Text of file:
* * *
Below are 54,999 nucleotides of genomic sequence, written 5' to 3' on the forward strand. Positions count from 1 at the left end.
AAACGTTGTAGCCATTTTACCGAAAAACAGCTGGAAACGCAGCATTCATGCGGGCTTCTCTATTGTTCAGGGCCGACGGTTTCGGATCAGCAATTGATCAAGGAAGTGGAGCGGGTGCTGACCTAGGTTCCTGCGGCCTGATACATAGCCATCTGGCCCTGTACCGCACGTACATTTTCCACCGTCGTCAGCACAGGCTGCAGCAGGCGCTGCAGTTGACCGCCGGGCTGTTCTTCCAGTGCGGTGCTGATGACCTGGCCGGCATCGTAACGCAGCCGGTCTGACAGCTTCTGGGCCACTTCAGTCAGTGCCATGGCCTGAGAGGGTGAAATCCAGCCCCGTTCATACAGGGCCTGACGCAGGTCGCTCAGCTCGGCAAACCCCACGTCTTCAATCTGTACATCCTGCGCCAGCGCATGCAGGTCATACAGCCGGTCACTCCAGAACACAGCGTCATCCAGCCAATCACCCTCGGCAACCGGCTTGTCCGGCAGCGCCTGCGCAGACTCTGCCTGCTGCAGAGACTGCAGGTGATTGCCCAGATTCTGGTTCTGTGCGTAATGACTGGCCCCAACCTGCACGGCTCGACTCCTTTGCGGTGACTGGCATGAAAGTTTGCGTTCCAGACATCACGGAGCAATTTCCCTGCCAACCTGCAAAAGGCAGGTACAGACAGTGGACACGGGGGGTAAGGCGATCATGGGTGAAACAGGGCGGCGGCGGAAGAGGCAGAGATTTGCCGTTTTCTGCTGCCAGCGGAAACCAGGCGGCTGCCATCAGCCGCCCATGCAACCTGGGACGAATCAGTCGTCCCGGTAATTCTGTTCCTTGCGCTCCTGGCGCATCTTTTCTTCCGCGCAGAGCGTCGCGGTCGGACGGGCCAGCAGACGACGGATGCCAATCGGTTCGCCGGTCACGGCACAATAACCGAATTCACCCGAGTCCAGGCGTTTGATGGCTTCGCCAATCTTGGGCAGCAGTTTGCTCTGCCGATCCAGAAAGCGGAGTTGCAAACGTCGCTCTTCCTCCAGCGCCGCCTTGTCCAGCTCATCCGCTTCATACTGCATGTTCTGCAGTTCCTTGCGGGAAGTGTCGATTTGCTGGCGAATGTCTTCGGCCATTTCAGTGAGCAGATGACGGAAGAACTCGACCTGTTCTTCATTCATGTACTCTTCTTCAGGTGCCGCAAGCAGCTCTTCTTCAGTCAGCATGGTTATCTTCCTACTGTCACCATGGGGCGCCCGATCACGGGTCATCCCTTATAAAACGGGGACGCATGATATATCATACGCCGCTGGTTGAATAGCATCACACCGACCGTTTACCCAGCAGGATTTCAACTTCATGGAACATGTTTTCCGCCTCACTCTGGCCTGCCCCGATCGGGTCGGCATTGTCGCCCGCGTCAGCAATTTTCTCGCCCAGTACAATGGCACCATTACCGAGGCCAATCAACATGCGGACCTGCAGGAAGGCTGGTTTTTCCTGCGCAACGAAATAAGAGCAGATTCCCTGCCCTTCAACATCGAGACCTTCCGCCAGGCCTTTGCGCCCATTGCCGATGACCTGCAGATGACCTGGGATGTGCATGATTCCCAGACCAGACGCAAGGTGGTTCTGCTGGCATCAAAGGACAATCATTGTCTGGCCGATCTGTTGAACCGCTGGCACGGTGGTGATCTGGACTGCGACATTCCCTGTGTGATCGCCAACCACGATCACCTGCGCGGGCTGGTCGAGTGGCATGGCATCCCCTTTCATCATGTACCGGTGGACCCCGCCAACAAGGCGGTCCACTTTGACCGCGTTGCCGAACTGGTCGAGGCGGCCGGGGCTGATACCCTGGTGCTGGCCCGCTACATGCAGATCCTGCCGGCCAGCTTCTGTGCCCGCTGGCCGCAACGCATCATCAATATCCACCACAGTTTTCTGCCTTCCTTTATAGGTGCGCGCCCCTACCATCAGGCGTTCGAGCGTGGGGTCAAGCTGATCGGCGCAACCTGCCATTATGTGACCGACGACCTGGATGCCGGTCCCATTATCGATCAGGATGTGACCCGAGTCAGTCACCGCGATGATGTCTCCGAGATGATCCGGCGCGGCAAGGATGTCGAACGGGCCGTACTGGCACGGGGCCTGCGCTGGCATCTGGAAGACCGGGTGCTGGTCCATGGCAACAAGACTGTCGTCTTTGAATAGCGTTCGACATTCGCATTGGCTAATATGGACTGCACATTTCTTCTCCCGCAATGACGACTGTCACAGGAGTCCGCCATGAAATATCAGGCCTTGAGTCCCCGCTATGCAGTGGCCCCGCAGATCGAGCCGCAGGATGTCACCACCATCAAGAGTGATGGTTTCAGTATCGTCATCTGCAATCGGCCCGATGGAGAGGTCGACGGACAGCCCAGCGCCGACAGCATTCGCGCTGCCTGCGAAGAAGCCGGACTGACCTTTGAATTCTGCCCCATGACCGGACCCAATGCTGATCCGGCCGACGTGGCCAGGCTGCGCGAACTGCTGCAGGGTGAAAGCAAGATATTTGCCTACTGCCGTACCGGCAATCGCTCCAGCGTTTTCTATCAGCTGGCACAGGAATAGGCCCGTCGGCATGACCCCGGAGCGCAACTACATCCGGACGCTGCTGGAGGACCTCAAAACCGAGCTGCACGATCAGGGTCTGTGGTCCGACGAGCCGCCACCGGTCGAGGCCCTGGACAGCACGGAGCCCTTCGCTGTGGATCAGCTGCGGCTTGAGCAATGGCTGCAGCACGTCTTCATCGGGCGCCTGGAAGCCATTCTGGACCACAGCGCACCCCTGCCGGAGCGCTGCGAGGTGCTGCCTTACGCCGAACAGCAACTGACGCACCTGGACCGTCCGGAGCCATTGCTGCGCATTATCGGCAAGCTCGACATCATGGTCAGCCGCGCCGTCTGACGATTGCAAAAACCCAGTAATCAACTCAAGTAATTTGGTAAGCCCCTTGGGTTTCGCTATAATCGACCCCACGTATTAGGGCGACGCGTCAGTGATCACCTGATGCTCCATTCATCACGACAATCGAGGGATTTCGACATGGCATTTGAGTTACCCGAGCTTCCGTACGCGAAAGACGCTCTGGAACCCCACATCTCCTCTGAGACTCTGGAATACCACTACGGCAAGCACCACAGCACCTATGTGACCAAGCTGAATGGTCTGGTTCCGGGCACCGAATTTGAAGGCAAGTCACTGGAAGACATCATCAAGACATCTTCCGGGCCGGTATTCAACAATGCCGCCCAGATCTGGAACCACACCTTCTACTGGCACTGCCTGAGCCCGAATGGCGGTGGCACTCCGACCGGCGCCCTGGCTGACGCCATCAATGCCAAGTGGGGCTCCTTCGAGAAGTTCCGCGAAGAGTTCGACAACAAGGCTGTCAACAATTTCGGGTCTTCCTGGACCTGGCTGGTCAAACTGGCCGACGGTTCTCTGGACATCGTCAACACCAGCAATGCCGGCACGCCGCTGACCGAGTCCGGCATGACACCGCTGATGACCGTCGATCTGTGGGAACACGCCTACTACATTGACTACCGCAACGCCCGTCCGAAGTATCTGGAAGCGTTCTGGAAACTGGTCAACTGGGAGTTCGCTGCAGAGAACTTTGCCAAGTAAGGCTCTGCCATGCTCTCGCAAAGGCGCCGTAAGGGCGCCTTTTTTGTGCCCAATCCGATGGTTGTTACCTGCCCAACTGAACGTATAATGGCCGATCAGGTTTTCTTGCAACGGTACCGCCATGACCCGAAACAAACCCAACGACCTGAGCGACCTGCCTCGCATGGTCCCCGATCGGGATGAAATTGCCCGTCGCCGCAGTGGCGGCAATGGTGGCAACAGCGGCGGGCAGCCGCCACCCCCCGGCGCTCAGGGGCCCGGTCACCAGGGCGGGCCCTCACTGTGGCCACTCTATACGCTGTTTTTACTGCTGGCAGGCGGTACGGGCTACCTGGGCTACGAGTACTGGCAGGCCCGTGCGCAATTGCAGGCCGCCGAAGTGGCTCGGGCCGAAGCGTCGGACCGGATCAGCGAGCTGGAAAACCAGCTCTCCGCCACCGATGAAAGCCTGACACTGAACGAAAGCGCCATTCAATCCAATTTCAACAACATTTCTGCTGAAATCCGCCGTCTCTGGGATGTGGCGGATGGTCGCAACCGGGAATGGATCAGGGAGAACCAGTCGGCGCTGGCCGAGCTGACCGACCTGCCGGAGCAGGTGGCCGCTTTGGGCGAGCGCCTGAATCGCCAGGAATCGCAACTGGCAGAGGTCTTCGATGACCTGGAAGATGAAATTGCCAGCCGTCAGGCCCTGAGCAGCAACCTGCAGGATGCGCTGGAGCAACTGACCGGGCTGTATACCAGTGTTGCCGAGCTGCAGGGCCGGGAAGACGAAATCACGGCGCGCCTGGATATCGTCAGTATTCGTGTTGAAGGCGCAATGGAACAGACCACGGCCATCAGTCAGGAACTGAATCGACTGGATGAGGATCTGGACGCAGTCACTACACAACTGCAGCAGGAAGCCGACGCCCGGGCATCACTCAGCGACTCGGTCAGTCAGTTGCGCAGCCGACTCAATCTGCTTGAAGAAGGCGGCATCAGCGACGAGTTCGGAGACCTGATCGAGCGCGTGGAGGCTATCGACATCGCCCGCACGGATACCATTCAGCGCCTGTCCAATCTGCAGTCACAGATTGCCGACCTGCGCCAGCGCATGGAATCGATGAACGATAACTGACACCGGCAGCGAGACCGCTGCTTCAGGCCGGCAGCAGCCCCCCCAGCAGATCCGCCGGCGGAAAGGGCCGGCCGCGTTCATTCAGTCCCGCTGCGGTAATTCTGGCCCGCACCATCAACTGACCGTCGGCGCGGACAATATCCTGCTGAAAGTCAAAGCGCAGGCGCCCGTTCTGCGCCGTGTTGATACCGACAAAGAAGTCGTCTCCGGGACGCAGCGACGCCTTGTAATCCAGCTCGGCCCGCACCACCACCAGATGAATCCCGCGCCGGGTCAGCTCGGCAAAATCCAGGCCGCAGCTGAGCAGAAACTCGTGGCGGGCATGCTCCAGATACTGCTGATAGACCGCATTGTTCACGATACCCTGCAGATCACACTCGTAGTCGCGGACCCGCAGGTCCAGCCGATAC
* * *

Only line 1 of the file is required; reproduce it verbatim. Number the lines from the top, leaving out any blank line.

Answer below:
Below are 54,999 nucleotides of genomic sequence, written 5' to 3' on the forward strand. Positions count from 1 at the left end.